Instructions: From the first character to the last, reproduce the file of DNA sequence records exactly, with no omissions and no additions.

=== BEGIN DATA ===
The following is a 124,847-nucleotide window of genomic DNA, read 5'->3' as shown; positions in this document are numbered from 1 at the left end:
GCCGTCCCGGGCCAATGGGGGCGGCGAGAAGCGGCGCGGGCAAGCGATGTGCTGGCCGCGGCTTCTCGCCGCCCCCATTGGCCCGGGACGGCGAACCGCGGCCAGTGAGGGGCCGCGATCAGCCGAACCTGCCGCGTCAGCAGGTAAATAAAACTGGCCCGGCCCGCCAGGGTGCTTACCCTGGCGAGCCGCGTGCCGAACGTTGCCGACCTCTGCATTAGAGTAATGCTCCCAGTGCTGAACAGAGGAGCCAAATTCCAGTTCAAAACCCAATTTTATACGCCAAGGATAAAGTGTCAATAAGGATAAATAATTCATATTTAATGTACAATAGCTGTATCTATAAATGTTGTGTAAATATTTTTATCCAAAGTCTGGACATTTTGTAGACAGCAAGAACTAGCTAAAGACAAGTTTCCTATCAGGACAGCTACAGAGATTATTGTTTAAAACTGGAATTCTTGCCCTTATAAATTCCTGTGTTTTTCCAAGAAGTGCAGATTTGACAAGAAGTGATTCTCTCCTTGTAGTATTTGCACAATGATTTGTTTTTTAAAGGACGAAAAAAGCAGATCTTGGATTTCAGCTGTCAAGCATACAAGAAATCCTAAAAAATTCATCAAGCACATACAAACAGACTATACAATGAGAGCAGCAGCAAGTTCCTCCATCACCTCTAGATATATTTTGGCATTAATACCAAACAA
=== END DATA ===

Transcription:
The following is a 124,847-nucleotide window of genomic DNA, read 5'->3' as shown; positions in this document are numbered from 1 at the left end:
GCCGTCCCGGGCCAATGGGGGCGGCGAGAAGCGGCGCGGGCAAGCGATGTGCTGGCCGCGGCTTCTCGCCGCCCCCATTGGCCCGGGACGGCGAACCGCGGCCAGTGAGGGGCCGCGATCAGCCGAACCTGCCGCGTCAGCAGGTAAATAAAACTGGCCCGGCCCGCCAGGGTGCTTACCCTGGCGAGCCGCGTGCCGAACGTTGCCGACCTCTGCATTAGAGTAATGCTCCCAGTGCTGAACAGAGGAGCCAAATTCCAGTTCAAAACCCAATTTTATACGCCAAGGATAAAGTGTCAATAAGGATAAATAATTCATATTTAATGTACAATAGCTGTATCTATAAATGTTGTGTAAATATTTTTATCCAAAGTCTGGACATTTTGTAGACAGCAAGAACTAGCTAAAGACAAGTTTCCTATCAGGACAGCTACAGAGATTATTGTTTAAAACTGGAATTCTTGCCCTTATAAATTCCTGTGTTTTTCCAAGAAGTGCAGATTTGACAAGAAGTGATTCTCTCCTTGTAGTATTTGCACAATGATTTGTTTTTTAAAGGACGAAAAAAGCAGATCTTGGATTTCAGCTGTCAAGCATACAAGAAATCCTAAAAAATTCATCAAGCACATACAAACAGACTATACAATGAGAGCAGCAGCAAGTTCCTCCATCACCTCTAGATATATTTTGGCATTAATACCAAACAA